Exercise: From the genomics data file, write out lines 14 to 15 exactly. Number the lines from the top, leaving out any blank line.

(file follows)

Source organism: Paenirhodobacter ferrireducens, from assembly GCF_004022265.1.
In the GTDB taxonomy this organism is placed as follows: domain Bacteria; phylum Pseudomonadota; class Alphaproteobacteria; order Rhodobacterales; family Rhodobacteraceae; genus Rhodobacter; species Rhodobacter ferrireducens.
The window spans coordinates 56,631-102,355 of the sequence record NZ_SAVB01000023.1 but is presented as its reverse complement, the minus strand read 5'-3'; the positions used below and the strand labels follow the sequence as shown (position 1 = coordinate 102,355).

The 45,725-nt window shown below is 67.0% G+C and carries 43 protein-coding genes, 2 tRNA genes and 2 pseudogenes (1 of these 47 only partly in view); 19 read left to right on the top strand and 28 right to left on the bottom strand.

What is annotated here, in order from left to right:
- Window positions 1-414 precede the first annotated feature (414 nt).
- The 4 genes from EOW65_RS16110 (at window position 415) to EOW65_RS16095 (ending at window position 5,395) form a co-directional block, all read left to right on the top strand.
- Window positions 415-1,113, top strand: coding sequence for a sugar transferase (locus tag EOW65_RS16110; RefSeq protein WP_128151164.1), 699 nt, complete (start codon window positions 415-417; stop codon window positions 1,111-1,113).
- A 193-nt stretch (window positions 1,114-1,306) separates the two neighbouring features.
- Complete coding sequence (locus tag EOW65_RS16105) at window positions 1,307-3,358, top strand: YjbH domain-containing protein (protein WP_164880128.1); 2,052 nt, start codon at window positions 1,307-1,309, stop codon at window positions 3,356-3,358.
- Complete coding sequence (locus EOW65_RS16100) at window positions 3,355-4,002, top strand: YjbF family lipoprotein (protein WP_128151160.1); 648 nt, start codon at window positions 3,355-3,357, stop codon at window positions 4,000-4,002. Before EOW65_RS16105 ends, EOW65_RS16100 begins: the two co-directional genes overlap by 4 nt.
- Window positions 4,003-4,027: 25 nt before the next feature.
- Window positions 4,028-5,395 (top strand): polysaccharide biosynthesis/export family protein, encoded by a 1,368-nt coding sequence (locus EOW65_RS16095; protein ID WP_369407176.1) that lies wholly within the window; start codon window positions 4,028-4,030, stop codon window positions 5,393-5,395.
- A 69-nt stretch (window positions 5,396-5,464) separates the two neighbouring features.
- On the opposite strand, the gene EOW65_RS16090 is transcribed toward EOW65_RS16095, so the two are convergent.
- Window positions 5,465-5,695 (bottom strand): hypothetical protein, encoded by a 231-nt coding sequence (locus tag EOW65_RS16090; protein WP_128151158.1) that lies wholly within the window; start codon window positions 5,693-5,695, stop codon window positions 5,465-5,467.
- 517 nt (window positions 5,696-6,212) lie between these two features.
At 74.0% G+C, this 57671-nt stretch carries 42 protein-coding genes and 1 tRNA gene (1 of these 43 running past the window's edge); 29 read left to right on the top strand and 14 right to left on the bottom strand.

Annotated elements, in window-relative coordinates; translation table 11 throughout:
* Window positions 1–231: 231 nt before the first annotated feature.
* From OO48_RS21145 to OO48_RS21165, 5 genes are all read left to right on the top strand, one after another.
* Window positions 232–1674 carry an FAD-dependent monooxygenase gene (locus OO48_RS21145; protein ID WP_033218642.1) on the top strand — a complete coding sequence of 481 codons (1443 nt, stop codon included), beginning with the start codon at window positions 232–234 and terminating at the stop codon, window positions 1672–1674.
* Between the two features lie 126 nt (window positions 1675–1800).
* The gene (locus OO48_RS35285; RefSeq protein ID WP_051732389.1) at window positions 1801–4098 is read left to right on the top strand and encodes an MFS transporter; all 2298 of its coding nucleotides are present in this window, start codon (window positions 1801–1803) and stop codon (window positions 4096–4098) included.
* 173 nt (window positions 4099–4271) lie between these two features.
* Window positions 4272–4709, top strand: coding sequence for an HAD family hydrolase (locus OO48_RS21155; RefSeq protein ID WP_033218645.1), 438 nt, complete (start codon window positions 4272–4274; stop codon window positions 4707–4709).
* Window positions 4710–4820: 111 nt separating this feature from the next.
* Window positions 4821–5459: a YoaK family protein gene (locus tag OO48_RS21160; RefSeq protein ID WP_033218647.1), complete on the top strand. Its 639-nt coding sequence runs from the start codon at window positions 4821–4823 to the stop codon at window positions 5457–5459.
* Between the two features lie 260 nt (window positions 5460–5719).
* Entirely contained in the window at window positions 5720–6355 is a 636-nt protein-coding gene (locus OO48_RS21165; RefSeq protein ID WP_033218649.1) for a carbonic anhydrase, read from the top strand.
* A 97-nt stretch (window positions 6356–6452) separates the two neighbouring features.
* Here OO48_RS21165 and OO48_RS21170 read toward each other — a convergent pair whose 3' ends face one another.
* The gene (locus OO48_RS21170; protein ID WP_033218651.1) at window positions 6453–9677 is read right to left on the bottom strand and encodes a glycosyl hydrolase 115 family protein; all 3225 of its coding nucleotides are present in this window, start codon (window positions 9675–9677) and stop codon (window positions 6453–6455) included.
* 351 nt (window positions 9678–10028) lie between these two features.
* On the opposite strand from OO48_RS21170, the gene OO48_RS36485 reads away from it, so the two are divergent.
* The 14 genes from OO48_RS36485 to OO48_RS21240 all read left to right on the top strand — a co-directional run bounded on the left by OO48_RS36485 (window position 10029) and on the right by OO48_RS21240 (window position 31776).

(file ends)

- A 69-nt stretch (window positions 5,396-5,464) separates the two neighbouring features.
- On the opposite strand, the gene EOW65_RS16090 is transcribed toward EOW65_RS16095, so the two are convergent.